Most people think eggs come from the store.
Well, surprise! Not only do they NOT come from the store, but anyone with a little time and a little space can raise lovely laying hens from day old chicks. In about five months’ time, you can be making a delicious omelet from your very own eggs.
Guess how baby chicks come to your door? In the US Mail! Yes, they really do. When baby chicks hatch at the hatchery, the egg yolk from the egg they were in has been nourishing them during their incubation. Because of this stored-up feed, the baby chick doesn’t need to eat immediately, and can be shipped through the mail to your door.
Maximum time for traveling should be no more than 48 hours from hatch to arrival at your home. Most hatcheries will ship only to a specified distance to allow for the baby chicks to arrive safely.
When you pick up your chicks at the post office (go and get them, don’t wait for the mailman to bring them to you), take them home right away. Keep them warm. Remember, these are baby chicks! They are fragile.
The ideal “chick nursery” consists of a draft-free area lined with sawdust or wood shavings, a heat lamp aimed at the floor, a feed trough and a water source. (Your local farm store can help you here. You’ll want to make sure you pick up some chick starter, it comes in large bags.) These tiny chicks know what they need to do to grow up big and strong, but a little help from you doesn’t hurt!
Our best nursery was an old 100 gallon water tank that we lined with wood shavings. The sides are tall and prevent any drafts (killer to baby chicks), and lining the floor with wood shavings keeps the chicks clean and sanitary. Every day add a thin layer of additional wood shavings, which will keep your chicks healthy. (The wood shavings absorb the chicks’ excretions and the resulting decomposition action actually provides some gentle warmth from the floor.) A 100 gallon tank will allow you space to add shavings for at least 3-4 weeks for about 25 chicks, at which time the chicks may be getting too large for the tank anyway!
Back to Day #1, bringing the chicks home. Have a heat lamp with a 100-200 watt bulb ready, placed pointing downward. Take the chicks out of the shipping container and dip their beaks, one at a time, into the water and the food. (Remember, they know what to do with the food and water, but it helps them to see where it’s located.) Then let them go!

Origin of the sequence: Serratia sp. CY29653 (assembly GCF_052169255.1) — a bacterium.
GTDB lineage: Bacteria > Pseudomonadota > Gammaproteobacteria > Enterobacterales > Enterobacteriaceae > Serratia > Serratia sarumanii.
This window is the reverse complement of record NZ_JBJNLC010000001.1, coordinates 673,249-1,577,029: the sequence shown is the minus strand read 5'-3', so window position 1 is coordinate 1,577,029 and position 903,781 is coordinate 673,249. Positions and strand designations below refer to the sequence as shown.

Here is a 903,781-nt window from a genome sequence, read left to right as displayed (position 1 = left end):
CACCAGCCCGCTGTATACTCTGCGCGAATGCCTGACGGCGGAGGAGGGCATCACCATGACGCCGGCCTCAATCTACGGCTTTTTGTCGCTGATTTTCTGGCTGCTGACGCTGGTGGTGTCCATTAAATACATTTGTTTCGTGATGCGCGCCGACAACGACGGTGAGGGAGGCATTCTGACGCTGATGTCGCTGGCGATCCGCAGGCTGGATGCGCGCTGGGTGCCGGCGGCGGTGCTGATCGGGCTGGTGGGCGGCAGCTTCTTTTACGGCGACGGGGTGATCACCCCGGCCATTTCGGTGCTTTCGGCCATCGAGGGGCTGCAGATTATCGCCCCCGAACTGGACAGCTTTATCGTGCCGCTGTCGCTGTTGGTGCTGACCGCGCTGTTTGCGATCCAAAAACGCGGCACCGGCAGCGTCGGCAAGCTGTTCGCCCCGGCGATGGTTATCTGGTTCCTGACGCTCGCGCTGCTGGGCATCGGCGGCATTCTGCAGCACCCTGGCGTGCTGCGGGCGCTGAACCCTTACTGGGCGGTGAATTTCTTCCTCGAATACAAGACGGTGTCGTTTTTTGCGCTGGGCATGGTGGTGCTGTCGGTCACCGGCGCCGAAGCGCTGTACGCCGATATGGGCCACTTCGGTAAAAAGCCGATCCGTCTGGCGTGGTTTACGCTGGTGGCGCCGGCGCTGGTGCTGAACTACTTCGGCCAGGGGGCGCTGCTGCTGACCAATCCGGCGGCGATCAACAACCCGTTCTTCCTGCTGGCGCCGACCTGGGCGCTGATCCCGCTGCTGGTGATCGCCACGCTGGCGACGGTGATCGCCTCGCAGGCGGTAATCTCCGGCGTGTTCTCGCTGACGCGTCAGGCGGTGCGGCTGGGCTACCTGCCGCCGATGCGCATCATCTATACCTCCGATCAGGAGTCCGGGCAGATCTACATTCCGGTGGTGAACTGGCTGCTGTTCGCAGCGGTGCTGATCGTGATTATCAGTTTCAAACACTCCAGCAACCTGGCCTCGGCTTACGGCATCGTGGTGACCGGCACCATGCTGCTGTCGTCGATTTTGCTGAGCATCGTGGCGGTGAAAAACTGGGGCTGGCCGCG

Chicks that have been shipped can be a little disoriented, and we’ve found that a little apple cider vinegar helps this tremendously. Add one tablespoon cider vinegar to one gallon water to help settle their tummies. The chickens thrive on it, and we’ve found it helpful for them to have access to the vinegar water their whole lives. This will also stop the chicks from pecking each other.
Add a couple of handfuls of pinhead-sized gravel and sand to the wood shavings. Your chicks need gravel in their “craw,” the bag inside their throat that serves as their “teeth.” You may have noticed that chickens don’t chew their food. What they do is allow food to travel into the craw, where they have a supply of gravel that grinds their food for them. You’ll see your chicks scratching in the dirt, looking for gravel and other goodies. This is normal, and another sign that your chicks are healthy and happy.
You will want to monitor the heat lamp for the first few days. If the chicks lay under it, then they’re probably too cold. If they circle away from it, they are probably too warm. They need to be kept at about 95 degrees until their feathers grow in. Watch them. If you see chicks walk under the light and stretch a leg or a wing and then walk back out of the light, you’re probably in good shape. The optimal distance for the lamp to be from the bottom of the floor is when the chicks lay down in a circle around the light from the lamp. You’ll be able to tell.
Make sure to leave the light on 24/7.
Another sign of happy, healthy chicks is the little chirp, chirp sound they make. Not a distressed “Cheep! Cheep! Cheep!” sound, but a quiet, little, chit-chatty chirping sound. You’ll be able to tell pretty quickly when you have happy chicks, because they will constantly make this sound. If you hear nothing, something is wrong with your babies. Check their heat, food and water. When they’re happy, they’ll sing.
At about 3 weeks of age the chicks will be fully feathered and able to stand differences in temperature pretty well. You can transfer them out of the 100 gallon tank now. Some people will use a hen house, and others will make a cage with no bottom, but lined on the top and sides with chicken wire so that predators can’t get in. If you live out in the country, your happy chirping chicks will be very attractive to skunks, racoons, possums, foxes, owls and other local varmints. Protect them! Make sure nothing can get your babies.
The dietary needs of your chicks are changing as they grow. We’ve found that feeding a cafeteria-style buffet works the best, with their choice of whole or cracked corn, whole oats, brewers yeast and oyster shells. The whole grains prevent parasite problems. Make sure that your chicks have access to fresh, green grass and plant material. They love to eat bugs and greens!
Once your chicks are about three months old, they’ll look full grown. They aren’t though. Give them a couple of months longer and start looking for fresh eggs. Yum!